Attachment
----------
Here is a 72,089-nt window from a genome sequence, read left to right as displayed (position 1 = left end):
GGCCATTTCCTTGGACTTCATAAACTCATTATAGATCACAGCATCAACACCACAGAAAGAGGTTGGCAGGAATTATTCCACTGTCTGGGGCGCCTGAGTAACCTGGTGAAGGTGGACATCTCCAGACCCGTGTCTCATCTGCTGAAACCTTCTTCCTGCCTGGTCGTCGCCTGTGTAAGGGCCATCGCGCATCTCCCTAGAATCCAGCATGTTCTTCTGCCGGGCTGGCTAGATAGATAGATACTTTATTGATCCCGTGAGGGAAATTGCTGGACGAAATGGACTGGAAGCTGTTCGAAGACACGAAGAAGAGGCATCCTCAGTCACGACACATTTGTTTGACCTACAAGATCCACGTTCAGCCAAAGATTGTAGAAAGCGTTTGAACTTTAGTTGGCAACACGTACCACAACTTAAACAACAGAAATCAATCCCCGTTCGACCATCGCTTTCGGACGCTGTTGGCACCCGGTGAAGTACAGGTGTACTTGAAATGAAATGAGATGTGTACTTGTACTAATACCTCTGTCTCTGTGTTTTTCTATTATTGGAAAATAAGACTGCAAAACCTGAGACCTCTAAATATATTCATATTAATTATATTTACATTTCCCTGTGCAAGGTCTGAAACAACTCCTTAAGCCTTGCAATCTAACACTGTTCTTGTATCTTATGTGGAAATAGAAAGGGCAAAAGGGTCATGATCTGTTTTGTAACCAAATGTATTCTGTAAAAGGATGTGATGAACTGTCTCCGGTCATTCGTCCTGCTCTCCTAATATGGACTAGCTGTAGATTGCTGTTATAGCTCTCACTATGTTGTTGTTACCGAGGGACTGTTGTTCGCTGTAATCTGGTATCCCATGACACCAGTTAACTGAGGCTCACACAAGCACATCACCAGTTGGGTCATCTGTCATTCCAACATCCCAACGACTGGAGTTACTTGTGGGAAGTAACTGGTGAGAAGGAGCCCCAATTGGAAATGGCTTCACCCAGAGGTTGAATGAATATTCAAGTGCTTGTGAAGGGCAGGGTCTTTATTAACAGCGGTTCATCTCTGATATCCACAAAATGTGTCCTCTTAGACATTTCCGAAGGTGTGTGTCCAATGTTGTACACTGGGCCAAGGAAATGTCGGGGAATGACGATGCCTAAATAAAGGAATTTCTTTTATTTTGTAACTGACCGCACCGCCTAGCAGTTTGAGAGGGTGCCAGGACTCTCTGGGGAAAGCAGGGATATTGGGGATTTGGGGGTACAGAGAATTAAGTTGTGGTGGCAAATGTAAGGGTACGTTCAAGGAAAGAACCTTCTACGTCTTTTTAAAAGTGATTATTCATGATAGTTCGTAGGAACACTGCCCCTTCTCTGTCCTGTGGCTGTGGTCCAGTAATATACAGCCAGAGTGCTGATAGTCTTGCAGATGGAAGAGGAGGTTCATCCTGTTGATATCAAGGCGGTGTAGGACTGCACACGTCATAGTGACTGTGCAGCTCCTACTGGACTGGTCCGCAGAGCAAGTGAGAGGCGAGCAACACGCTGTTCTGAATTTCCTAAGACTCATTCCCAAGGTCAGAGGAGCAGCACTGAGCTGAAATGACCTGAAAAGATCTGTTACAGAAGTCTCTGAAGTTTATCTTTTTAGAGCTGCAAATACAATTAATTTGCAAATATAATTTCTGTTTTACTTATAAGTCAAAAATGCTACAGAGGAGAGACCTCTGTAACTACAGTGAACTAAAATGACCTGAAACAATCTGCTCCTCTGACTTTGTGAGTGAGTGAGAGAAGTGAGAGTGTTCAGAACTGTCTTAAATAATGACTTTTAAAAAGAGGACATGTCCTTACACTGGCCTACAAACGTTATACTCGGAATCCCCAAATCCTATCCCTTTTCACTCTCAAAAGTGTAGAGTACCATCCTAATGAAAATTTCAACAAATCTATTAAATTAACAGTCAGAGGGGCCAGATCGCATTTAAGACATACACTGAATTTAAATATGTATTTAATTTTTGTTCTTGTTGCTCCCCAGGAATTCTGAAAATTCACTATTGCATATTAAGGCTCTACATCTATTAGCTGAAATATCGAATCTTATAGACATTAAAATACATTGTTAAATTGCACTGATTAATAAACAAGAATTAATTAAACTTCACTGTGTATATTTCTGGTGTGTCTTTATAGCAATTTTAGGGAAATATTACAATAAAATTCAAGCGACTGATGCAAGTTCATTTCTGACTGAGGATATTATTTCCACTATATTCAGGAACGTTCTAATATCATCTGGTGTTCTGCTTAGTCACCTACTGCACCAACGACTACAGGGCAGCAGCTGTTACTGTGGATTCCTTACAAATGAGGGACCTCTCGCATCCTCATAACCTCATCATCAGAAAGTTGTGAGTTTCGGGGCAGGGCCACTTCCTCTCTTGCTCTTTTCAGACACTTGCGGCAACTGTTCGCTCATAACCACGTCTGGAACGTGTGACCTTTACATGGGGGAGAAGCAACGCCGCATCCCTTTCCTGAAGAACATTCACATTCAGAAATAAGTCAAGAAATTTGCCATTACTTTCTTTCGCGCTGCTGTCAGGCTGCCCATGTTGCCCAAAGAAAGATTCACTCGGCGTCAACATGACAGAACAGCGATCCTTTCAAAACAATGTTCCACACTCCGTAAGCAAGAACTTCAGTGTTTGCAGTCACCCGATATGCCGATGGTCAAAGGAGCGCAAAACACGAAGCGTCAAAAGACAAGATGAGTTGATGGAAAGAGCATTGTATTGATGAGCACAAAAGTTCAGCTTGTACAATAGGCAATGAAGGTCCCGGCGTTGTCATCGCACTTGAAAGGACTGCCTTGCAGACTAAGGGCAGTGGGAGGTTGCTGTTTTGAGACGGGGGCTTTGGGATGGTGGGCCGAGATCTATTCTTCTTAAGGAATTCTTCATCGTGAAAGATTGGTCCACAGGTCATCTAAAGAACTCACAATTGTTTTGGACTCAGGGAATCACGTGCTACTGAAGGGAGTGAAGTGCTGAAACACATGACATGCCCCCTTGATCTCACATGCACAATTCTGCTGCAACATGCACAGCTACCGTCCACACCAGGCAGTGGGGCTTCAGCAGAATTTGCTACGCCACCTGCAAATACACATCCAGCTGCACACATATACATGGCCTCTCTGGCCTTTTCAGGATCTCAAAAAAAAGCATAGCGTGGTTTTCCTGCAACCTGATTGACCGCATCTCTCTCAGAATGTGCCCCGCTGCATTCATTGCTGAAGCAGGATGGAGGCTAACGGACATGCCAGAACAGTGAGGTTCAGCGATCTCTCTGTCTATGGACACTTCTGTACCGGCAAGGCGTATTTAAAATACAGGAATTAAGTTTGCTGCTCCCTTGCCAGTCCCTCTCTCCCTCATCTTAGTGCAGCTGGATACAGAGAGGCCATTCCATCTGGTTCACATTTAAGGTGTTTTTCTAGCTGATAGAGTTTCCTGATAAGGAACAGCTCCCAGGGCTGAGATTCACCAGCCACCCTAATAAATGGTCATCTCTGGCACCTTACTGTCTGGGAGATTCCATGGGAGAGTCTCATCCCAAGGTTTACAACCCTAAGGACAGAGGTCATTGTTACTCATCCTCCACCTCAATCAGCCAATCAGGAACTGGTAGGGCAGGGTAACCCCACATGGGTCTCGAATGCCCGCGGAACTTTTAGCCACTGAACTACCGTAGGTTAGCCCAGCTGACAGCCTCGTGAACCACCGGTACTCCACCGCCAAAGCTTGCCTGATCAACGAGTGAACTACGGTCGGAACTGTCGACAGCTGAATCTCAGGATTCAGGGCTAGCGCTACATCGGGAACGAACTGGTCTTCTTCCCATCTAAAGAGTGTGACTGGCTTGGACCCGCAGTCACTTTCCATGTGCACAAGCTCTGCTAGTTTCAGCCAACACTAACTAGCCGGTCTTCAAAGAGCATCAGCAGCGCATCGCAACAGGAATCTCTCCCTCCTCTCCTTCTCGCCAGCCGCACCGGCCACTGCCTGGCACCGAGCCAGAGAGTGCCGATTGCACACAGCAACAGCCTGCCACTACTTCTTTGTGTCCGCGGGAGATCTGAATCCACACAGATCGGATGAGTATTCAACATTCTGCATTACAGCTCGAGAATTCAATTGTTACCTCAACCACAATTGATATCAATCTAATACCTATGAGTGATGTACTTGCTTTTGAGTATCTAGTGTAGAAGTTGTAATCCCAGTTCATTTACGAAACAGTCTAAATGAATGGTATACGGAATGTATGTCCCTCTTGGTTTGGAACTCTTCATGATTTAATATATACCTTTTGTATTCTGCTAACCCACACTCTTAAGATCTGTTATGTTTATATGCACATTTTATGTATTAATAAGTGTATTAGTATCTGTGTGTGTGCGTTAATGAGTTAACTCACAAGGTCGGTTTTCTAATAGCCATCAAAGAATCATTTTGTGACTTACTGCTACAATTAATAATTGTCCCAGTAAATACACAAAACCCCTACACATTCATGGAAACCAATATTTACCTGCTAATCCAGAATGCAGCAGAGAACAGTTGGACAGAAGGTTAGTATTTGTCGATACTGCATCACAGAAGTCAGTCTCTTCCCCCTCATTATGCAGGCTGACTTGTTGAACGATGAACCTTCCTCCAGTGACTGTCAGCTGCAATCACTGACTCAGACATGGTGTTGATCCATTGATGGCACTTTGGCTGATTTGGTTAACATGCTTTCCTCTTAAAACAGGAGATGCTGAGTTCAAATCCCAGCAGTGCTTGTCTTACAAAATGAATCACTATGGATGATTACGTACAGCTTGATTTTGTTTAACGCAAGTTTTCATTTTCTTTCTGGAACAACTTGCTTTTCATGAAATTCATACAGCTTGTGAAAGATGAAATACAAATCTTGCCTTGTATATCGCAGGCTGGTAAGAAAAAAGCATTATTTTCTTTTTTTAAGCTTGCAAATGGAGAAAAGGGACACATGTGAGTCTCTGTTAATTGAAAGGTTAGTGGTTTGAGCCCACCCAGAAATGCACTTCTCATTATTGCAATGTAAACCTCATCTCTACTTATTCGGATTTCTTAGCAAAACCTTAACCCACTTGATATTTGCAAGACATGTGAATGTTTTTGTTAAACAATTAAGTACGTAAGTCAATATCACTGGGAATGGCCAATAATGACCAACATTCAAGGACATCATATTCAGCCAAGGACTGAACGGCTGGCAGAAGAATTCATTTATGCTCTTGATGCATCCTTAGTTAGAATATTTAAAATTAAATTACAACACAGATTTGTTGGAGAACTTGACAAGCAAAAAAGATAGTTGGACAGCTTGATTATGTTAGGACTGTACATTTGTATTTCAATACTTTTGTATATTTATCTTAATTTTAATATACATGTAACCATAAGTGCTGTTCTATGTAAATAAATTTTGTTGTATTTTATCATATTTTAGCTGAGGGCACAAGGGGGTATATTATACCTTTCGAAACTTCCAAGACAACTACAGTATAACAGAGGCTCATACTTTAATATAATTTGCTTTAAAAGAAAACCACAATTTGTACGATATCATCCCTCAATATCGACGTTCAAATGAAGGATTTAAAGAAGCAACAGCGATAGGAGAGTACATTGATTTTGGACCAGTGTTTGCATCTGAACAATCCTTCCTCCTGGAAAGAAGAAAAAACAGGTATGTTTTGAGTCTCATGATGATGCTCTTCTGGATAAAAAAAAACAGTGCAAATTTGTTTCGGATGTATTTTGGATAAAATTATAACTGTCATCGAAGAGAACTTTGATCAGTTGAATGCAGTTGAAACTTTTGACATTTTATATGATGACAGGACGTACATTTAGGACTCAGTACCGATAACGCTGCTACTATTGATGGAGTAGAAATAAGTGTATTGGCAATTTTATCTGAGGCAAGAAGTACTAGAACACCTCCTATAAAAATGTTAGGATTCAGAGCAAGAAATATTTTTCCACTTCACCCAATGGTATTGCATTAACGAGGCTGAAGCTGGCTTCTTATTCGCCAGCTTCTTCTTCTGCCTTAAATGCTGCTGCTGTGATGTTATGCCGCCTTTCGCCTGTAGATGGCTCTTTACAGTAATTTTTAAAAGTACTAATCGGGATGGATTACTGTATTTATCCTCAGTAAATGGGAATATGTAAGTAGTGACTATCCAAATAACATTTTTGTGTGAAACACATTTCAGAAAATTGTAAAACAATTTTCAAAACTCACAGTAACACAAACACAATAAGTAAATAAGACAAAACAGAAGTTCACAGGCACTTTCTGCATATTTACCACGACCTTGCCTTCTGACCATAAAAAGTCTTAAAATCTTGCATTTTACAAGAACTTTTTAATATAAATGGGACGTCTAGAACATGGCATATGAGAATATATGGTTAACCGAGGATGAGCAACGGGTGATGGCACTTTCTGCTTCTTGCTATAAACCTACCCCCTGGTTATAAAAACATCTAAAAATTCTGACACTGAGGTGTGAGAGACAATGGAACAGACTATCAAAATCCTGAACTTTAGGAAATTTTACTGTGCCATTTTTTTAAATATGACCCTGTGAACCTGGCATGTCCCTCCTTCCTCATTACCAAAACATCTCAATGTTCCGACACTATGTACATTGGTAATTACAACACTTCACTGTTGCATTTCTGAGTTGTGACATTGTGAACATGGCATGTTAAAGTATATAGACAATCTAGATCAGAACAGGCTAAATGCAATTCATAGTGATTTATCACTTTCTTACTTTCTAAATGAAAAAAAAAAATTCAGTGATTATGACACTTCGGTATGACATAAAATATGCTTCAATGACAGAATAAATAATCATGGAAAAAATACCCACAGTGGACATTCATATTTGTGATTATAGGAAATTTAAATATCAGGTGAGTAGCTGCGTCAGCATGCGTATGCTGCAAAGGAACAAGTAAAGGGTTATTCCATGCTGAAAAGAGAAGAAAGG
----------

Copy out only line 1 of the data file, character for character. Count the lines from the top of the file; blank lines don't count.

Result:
Here is a 72,089-nt window from a genome sequence, read left to right as displayed (position 1 = left end):